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Aristotle's Nicomachean Ethics - Research Paper Example

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Name Class Professor Date Aristotle’s Nicomachean Ethics From a moral point of view, anything in excess is bad. This is based on nature that anything excessive is destructive. When we eat or drink too much is bad and eating too little also undermines our health…
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Aristotles Nicomachean Ethics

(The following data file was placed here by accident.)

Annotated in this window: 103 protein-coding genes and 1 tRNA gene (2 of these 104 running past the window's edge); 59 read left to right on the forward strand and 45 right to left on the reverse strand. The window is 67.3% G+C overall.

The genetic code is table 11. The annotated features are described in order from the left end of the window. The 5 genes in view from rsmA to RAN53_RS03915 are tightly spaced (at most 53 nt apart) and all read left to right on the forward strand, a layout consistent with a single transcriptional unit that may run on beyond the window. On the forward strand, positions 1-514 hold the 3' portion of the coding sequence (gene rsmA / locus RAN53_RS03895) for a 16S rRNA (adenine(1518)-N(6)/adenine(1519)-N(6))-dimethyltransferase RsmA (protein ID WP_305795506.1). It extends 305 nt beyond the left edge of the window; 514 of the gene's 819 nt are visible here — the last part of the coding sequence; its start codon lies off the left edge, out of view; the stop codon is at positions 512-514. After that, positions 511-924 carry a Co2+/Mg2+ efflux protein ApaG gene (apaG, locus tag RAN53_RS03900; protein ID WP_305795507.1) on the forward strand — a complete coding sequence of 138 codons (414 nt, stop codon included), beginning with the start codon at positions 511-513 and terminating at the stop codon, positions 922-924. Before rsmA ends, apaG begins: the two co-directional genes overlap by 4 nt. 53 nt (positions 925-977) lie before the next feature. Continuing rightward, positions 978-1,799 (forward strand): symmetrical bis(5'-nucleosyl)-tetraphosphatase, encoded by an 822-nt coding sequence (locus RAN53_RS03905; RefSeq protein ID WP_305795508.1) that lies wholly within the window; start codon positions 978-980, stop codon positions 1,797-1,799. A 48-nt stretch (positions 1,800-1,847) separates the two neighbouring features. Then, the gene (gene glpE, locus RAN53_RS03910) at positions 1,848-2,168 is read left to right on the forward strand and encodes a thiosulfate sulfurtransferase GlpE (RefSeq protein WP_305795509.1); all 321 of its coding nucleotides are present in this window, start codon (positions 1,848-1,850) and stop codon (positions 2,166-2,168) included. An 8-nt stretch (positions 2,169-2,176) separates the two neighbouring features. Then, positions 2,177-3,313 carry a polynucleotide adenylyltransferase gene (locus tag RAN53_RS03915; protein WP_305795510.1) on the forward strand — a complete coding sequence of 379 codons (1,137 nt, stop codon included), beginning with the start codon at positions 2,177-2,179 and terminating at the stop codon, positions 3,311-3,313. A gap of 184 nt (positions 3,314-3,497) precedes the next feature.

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Download file to see previous pages To strengthen virtue, this has to be exercised and observed at all times. In the same manner that nature nurtures the body that is rightfully nourished and trained, virtue is also strengthened by perpetual observation. This virtue or moral disposition is determined on how pain or pleasure influences an individual’s behavior. If a man is susceptible to pleasure, he is licentious. But if he is able to restrain himself and abstains from indulging in physical pleasure naturally without distressing himself, then that said man is virtuous. The ability to restraint oneself from excessive physical pleasure is necessary because it is the temptation of pleasure and its excesses that makes and induces us to behave badly. For us to endure and become virtuous, training is necessary for an individual to feel and experience joy and grief at the right time which is a requirement in the observance of the golden mean. This training has to begin in infancy for us to be educated on becoming virtuous because joy and grief are the basic motivations that dictates our actions. If our sense of joy and grief are misplaced; that is, feeling joy and grief at the wrong time and place, it would inhibit us from becoming virtuous. We would tend to be shunning the wrong pains and we would be seeking the wrong virtues that would lead us to become licentious. Early training would predispose us to act according to the right virtues and would avoid vice. This sense of virtue which had been nurtured since infancy would also dictate on how we make choices. The good man, who had been trained since infancy to be feel joy and grief at the right time and place is likely to be right in his choices. In the same vein, the bad man will likely to decide wrong when given a choice especially when it involves pleasures. Pain and pleasure regulate our conduct and the virtuous man is he who effectively regulates his sense of pleasure and pain. And the real virtuous man is he who exercises virtue by choice and not just performs them because it is expedient. Rather, the real virtuous man effectively conducts himself and makes those choices for the sake of doing it amid difficulty and he knows what he is doing. Knowing the choices that one is making that is virtuous is different from an incidental virtuous man who only acts virtuous when it serves a particular purpose or without difficulty. The real virtuous man chooses it from a fix and steady purpose whatever the circumstance or qualification. The doctrine of the golden mean According to Aristotle, the acquisition of virtue is a result of the right habit which was nurtured by education and choice. This virtue which has been nurtured by early training and conscientious choice can be destroyed either by excesses or deficiency and it is important that the individual should hit the mean condition of virtue to remain virtuous. This “golden mean” according to Aristotle is an approximation of in-betweens between two extremes that is neither excessive nor deficient. It is to feel fear, confidence, desire, anger, pity and pleasure that is neither too much nor too little because both polarized directions are wrong. What is desired is to have “feelings at the right times on the right grounds towards the right people for the right motive and in the right way is to feel them to an intermediate, that is to the best, degree; and this is the mark of virtue. Such, there are three dispositions of virtue which are excessive, deficient and the ...Download file to see next pagesRead More
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